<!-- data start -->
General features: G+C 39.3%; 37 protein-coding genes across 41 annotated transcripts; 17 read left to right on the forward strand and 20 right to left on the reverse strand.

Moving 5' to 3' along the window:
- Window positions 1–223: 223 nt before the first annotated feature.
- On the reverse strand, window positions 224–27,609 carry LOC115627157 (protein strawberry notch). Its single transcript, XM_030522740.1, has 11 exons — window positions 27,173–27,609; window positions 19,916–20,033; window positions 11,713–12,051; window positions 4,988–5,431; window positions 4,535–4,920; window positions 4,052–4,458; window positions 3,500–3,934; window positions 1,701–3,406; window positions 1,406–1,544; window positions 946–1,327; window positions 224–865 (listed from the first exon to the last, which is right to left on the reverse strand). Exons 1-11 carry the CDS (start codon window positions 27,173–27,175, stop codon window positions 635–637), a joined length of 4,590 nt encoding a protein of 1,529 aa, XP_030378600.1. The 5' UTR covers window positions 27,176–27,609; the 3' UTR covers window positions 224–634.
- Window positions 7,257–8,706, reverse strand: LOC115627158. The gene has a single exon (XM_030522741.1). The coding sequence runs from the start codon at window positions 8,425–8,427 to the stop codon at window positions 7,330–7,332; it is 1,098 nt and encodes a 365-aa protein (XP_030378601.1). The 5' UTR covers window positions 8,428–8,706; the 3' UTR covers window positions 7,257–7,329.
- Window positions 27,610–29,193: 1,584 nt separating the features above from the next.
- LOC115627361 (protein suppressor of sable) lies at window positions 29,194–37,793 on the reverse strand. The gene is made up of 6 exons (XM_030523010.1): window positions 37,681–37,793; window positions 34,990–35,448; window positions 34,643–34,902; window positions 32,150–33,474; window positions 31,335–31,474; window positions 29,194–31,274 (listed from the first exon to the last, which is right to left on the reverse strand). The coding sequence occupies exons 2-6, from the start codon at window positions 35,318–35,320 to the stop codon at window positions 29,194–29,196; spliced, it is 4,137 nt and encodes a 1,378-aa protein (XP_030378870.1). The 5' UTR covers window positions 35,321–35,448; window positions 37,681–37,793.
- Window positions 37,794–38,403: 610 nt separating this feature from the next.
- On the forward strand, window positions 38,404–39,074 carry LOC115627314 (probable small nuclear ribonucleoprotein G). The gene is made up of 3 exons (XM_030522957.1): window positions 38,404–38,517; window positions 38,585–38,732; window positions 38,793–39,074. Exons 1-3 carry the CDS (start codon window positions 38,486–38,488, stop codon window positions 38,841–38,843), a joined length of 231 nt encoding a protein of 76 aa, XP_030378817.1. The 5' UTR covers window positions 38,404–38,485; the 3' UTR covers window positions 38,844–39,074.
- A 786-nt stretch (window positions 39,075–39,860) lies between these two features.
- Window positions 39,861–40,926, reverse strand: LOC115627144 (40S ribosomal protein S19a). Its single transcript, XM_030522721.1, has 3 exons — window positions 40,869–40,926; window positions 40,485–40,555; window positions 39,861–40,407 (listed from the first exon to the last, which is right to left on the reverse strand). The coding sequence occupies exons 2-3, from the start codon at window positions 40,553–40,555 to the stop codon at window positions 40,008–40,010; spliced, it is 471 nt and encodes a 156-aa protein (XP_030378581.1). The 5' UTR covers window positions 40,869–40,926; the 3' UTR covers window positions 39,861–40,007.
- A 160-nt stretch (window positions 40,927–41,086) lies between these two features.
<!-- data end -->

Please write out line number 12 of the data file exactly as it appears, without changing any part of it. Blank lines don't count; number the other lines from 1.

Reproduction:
- A 160-nt stretch (window positions 40,927–41,086) lies between these two features.